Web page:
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Roses, Clematis and Peonies
and everything gardening related.
BookPlants ReferencedPhotosReviews & CommentsRatings 
Climbing Roses (Wilson, 1955)
(1955)  Page(s) 40.  
Provides a list of rootstocks, including Dororthy Perkins and American Pillar.
(1955)  Page(s) 77.  
'Aviateur Bleriot' (1910). R. Very double (34 petals), orange-yellow, fading to white. The profuse June bloom has a lovely magnolia fragrance.
(1955)  Page(s) 96.  
Birdie Blye (1904), a China, is wonderfully dependable. Great clusters of small, fat buds open to 2-inch, very double, deep-pink flowers with a small lavender cast; each petal is curled precisely back. It is for all who like Hermosa, with blooms like those used in garlands on little girls' spring straw hats. Birdie Blye's flowers are a bit larger and of deeper color, and it is truly everblooming. The vigorous plants grow to 6 to 7 feet and are good for fence or low trellis. It is strongly FRAGRANT.
(1955)  Page(s) 51.  
Blaze (1932). L.C. Probably the most brilliant of the reds. Newer strains are truly everblooming June through September. (Stock has varied considerably in production). Large clusters of 2- to 3-inch, semidouble, cupped flowers. large, leathery, resistant foliage. Vigorous plants 10 to 15 feet. Fine on pillar or fence, but a color not to overdo. Take time to nip out faded flowers. Unless you live in a bad beetle area and don't want summer bloom, plant this instead of 'Paul's Scarlet'. Only slightly fragrant.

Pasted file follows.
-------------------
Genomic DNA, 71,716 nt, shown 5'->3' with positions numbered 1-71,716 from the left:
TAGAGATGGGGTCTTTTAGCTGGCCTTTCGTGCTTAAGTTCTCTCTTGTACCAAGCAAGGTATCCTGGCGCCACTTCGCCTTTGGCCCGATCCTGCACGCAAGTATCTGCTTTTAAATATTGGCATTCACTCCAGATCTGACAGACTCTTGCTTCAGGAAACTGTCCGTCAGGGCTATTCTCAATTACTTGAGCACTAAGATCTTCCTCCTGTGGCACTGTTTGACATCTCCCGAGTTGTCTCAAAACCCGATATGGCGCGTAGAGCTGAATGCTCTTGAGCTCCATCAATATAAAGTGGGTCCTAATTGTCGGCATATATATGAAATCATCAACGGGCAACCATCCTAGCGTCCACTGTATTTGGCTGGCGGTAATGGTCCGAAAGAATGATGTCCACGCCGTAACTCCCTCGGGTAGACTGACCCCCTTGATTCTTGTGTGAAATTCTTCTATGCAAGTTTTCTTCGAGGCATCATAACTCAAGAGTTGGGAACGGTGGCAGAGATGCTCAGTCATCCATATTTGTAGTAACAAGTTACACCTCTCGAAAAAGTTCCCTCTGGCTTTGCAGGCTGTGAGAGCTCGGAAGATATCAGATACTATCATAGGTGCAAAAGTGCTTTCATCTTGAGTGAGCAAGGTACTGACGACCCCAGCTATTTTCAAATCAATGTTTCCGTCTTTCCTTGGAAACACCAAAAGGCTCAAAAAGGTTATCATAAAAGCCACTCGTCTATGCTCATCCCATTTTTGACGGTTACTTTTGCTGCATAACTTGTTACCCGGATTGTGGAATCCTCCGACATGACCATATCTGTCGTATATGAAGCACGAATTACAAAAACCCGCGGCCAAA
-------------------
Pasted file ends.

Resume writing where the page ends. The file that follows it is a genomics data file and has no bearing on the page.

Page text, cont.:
(1955)  Page(s) 44.  
Blossomtime (1951). Cl. Flesh-pink with salmon reverse, each petal neatly rolled back, superb Hybrid-Tea form, medium-sized and double. A restrained Semiclimber to 6 to 7 feet; fine for fence-growing or a pillar. Constant bloom. Excellent in Florida, too. Dependable, lovely, with tea FRAGRANCE.
(1955)  Page(s) 77.  
Cherub (1923), R. Small, pointed, yellow-and-salmon-pink buds; semidouble flowers in huge, clear-pink clusters, May into June. This looks like the Sweetheart Rose, ‘[Mlle] Cécile Brunner’. 'Cherub' is a darling, and aptly named. The foliage is small, wrinkled, glossy, and rich green; the canes almost thornless. Very vigorous where it is hardy; unlikely to survive below zero. Wonderful for the Deep South.
(1955)  Page(s) 76.  
p76 Chevy Chase (1939). "Finest of the Ramblers", it suggests an improved 'Crimson Rambler' with lovely, small, dark crimson, very double (60 to 70 petals) flowers, singly or in clusters of 10 to 20 on short stems. Profuse bloom comes May into June, and the color changes with age but not unpleasantly. The soft smooth, small leaves are very different from those on 'Dorothy Perkins'. It is practically mildew-proof.

p172 Line drawing ''Chevy Chase'.
(1955)  Page(s) pl. 58, after p. 128.  Includes photo(s).
Climbing Lady Ashtown for a back-door pillar-crossbar. (Roche, Photo)
(1955)  Page(s) 184.  Includes photo(s).
Line drawing Climbing Crimson Glory
(1955)  Page(s) 77-78.  
Gardenia (1899). I never thought of this favorite of mine as a Rambler yet so it is by birth, but the semidouble flowers are larger, to 2 to 3 inches, and in small sorays on short, strong stems rather than in tight clusters. A lovely, lovely rose, with pointed yellow buds, creamy-white, yellow-centered flowers. The dark glossy foliage is very resistant. No trouble, this one.
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